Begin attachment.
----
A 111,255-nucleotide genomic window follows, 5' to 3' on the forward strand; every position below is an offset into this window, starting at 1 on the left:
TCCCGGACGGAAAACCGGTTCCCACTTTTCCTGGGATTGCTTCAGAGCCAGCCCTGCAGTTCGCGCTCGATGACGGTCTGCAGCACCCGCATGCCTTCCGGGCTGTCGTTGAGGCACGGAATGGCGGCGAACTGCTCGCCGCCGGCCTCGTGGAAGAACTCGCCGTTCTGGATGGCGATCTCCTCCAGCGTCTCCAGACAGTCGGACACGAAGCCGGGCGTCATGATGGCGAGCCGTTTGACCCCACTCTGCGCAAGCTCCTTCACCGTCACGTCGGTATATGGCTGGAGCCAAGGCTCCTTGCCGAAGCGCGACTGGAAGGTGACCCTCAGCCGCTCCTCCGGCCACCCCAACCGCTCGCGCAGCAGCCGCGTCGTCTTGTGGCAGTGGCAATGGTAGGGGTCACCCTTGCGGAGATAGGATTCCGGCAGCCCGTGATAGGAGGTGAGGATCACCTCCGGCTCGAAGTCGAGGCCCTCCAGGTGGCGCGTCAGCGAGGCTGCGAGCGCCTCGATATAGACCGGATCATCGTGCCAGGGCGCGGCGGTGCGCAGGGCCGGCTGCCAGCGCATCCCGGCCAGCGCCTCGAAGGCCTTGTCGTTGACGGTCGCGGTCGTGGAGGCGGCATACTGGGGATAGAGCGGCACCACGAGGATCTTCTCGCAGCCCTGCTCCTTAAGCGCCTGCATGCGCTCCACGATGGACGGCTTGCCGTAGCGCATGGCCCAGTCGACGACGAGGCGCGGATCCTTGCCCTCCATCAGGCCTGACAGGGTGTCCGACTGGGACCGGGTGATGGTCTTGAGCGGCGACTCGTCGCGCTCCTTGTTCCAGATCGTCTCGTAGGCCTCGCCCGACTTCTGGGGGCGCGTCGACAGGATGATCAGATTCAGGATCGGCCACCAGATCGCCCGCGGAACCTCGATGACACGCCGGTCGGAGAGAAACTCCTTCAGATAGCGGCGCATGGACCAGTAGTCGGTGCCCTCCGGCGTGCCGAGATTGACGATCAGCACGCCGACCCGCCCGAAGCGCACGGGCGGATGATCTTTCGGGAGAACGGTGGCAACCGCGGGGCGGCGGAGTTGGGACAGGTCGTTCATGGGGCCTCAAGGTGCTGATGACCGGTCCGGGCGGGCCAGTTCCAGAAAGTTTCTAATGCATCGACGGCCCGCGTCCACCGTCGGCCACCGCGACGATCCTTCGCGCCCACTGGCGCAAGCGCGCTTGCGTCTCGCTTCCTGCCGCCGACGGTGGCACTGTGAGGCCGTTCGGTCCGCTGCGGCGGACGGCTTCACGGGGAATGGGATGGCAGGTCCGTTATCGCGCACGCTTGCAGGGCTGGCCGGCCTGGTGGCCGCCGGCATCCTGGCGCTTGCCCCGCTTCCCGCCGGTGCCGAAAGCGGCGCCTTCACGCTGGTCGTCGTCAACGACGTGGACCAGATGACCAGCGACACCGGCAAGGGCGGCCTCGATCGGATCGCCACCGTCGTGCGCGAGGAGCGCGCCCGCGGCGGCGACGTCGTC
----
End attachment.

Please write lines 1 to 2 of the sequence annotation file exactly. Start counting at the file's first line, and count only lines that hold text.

A 111,255-nucleotide genomic window follows, 5' to 3' on the forward strand; every position below is an offset into this window, starting at 1 on the left:
TCCCGGACGGAAAACCGGTTCCCACTTTTCCTGGGATTGCTTCAGAGCCAGCCCTGCAGTTCGCGCTCGATGACGGTCTGCAGCACCCGCATGCCTTCCGGGCTGTCGTTGAGGCACGGAATGGCGGCGAACTGCTCGCCGCCGGCCTCGTGGAAGAACTCGCCGTTCTGGATGGCGATCTCCTCCAGCGTCTCCAGACAGTCGGACACGAAGCCGGGCGTCATGATGGCGAGCCGTTTGACCCCACTCTGCGCAAGCTCCTTCACCGTCACGTCGGTATATGGCTGGAGCCAAGGCTCCTTGCCGAAGCGCGACTGGAAGGTGACCCTCAGCCGCTCCTCCGGCCACCCCAACCGCTCGCGCAGCAGCCGCGTCGTCTTGTGGCAGTGGCAATGGTAGGGGTCACCCTTGCGGAGATAGGATTCCGGCAGCCCGTGATAGGAGGTGAGGATCACCTCCGGCTCGAAGTCGAGGCCCTCCAGGTGGCGCGTCAGCGAGGCTGCGAGCGCCTCGATATAGACCGGATCATCGTGCCAGGGCGCGGCGGTGCGCAGGGCCGGCTGCCAGCGCATCCCGGCCAGCGCCTCGAAGGCCTTGTCGTTGACGGTCGCGGTCGTGGAGGCGGCATACTGGGGATAGAGCGGCACCACGAGGATCTTCTCGCAGCCCTGCTCCTTAAGCGCCTGCATGCGCTCCACGATGGACGGCTTGCCGTAGCGCATGGCCCAGTCGACGACGAGGCGCGGATCCTTGCCCTCCATCAGGCCTGACAGGGTGTCCGACTGGGACCGGGTGATGGTCTTGAGCGGCGACTCGTCGCGCTCCTTGTTCCAGATCGTCTCGTAGGCCTCGCCCGACTTCTGGGGGCGCGTCGACAGGATGATCAGATTCAGGATCGGCCACCAGATCGCCCGCGGAACCTCGATGACACGCCGGTCGGAGAGAAACTCCTTCAGATAGCGGCGCATGGACCAGTAGTCGGTGCCCTCCGGCGTGCCGAGATTGACGATCAGCACGCCGACCCGCCCGAAGCGCACGGGCGGATGATCTTTCGGGAGAACGGTGGCAACCGCGGGGCGGCGGAGTTGGGACAGGTCGTTCATGGGGCCTCAAGGTGCTGATGACCGGTCCGGGCGGGCCAGTTCCAGAAAGTTTCTAATGCATCGACGGCCCGCGTCCACCGTCGGCCACCGCGACGATCCTTCGCGCCCACTGGCGCAAGCGCGCTTGCGTCTCGCTTCCTGCCGCCGACGGTGGCACTGTGAGGCCGTTCGGTCCGCTGCGGCGGACGGCTTCACGGGGAATGGGATGGCAGGTCCGTTATCGCGCACGCTTGCAGGGCTGGCCGGCCTGGTGGCCGCCGGCATCCTGGCGCTTGCCCCGCTTCCCGCCGGTGCCGAAAGCGGCGCCTTCACGCTGGTCGTCGTCAACGACGTGGACCAGATGACCAGCGACACCGGCAAGGGCGGCCTCGATCGGATCGCCACCGTCGTGCGCGAGGAGCGCGCCCGCGGCGGCGACGTCGTC